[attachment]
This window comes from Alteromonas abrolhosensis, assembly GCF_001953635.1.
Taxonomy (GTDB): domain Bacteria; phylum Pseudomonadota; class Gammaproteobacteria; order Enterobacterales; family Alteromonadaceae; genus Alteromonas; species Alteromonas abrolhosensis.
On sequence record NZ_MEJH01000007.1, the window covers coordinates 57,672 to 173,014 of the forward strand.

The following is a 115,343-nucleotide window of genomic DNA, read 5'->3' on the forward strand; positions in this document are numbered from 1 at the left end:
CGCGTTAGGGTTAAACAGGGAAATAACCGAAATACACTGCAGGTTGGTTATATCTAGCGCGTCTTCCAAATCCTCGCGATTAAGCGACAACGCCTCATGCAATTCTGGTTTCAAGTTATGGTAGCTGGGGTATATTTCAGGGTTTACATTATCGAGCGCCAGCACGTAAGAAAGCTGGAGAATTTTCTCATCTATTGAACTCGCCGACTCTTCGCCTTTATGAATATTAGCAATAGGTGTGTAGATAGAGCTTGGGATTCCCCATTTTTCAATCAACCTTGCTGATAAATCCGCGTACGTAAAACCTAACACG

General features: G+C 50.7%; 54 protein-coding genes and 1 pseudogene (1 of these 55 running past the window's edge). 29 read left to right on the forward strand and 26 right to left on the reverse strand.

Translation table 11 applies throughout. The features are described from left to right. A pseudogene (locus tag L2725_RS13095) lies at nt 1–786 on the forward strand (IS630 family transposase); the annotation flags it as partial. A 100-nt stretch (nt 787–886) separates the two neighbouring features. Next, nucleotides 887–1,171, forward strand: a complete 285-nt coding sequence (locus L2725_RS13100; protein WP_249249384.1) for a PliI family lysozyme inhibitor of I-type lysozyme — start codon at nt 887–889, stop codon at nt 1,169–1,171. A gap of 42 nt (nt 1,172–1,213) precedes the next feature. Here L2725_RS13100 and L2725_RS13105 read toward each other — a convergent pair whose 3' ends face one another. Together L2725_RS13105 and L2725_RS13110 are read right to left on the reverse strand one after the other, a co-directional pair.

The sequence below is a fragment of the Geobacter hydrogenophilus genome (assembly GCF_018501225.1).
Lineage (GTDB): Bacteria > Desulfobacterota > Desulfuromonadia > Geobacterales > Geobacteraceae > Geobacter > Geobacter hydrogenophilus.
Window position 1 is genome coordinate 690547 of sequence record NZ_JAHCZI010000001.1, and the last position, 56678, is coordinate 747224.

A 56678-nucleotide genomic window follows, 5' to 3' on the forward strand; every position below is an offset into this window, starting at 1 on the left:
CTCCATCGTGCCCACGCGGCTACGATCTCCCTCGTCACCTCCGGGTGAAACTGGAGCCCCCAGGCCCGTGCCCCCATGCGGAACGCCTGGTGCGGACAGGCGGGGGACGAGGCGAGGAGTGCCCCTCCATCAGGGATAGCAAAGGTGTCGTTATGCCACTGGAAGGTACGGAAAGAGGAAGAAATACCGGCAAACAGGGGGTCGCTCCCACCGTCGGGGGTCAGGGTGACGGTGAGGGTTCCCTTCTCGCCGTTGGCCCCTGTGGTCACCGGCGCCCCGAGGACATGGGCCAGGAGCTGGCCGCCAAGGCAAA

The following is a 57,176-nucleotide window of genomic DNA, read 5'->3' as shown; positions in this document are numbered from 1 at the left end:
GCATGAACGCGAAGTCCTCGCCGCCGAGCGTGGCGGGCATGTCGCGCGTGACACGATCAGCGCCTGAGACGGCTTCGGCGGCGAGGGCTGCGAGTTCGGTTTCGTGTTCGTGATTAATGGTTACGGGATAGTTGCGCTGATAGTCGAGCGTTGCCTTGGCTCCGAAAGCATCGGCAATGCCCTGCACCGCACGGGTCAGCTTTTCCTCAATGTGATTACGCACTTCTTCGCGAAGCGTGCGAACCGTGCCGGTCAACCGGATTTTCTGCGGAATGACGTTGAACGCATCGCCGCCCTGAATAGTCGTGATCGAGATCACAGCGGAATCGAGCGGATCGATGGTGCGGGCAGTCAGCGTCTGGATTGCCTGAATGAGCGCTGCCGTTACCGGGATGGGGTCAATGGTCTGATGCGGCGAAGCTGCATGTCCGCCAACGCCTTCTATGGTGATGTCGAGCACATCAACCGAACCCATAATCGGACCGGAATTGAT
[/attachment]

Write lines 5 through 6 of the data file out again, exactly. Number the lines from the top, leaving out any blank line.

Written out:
CGCGTTAGGGTTAAACAGGGAAATAACCGAAATACACTGCAGGTTGGTTATATCTAGCGCGTCTTCCAAATCCTCGCGATTAAGCGACAACGCCTCATGCAATTCTGGTTTCAAGTTATGGTAGCTGGGGTATATTTCAGGGTTTACATTATCGAGCGCCAGCACGTAAGAAAGCTGGAGAATTTTCTCATCTATTGAACTCGCCGACTCTTCGCCTTTATGAATATTAGCAATAGGTGTGTAGATAGAGCTTGGGATTCCCCATTTTTCAATCAACCTTGCTGATAAATCCGCGTACGTAAAACCTAACACG

General features: G+C 50.7%; 54 protein-coding genes and 1 pseudogene (1 of these 55 running past the window's edge). 29 read left to right on the forward strand and 26 right to left on the reverse strand.